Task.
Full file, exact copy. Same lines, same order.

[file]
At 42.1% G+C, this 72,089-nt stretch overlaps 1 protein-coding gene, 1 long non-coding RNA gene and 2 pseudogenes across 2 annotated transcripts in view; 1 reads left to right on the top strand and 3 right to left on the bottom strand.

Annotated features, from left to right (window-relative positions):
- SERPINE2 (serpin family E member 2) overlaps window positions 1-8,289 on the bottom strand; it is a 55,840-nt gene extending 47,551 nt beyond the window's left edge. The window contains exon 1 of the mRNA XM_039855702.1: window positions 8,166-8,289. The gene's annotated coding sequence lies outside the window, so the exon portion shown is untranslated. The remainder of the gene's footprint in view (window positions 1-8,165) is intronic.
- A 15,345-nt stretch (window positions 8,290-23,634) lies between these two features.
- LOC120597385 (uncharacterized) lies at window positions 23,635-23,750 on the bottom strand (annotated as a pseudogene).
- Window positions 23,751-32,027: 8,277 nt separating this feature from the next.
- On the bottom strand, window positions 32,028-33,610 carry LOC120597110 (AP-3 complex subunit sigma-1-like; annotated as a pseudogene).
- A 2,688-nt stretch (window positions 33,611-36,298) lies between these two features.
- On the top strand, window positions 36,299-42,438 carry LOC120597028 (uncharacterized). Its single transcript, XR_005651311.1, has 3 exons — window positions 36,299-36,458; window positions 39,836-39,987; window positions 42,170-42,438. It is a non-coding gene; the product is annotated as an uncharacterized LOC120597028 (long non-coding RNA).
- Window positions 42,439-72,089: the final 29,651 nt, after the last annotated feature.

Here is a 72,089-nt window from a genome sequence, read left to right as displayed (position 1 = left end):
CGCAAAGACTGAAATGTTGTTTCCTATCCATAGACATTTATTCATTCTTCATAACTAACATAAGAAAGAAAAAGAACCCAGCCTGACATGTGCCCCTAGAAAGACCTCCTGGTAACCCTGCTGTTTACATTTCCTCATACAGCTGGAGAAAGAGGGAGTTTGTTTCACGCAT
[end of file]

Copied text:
At 42.1% G+C, this 72,089-nt stretch overlaps 1 protein-coding gene, 1 long non-coding RNA gene and 2 pseudogenes across 2 annotated transcripts in view; 1 reads left to right on the top strand and 3 right to left on the bottom strand.

Annotated features, from left to right (window-relative positions):
- SERPINE2 (serpin family E member 2) overlaps window positions 1-8,289 on the bottom strand; it is a 55,840-nt gene extending 47,551 nt beyond the window's left edge. The window contains exon 1 of the mRNA XM_039855702.1: window positions 8,166-8,289. The gene's annotated coding sequence lies outside the window, so the exon portion shown is untranslated. The remainder of the gene's footprint in view (window positions 1-8,165) is intronic.
- A 15,345-nt stretch (window positions 8,290-23,634) lies between these two features.
- LOC120597385 (uncharacterized) lies at window positions 23,635-23,750 on the bottom strand (annotated as a pseudogene).
- Window positions 23,751-32,027: 8,277 nt separating this feature from the next.
- On the bottom strand, window positions 32,028-33,610 carry LOC120597110 (AP-3 complex subunit sigma-1-like; annotated as a pseudogene).
- A 2,688-nt stretch (window positions 33,611-36,298) lies between these two features.
- On the top strand, window positions 36,299-42,438 carry LOC120597028 (uncharacterized). Its single transcript, XR_005651311.1, has 3 exons — window positions 36,299-36,458; window positions 39,836-39,987; window positions 42,170-42,438. It is a non-coding gene; the product is annotated as an uncharacterized LOC120597028 (long non-coding RNA).
- Window positions 42,439-72,089: the final 29,651 nt, after the last annotated feature.

Here is a 72,089-nt window from a genome sequence, read left to right as displayed (position 1 = left end):
CGCAAAGACTGAAATGTTGTTTCCTATCCATAGACATTTATTCATTCTTCATAACTAACATAAGAAAGAAAAAGAACCCAGCCTGACATGTGCCCCTAGAAAGACCTCCTGGTAACCCTGCTGTTTACATTTCCTCATACAGCTGGAGAAAGAGGGAGTTTGTTTCACGCAT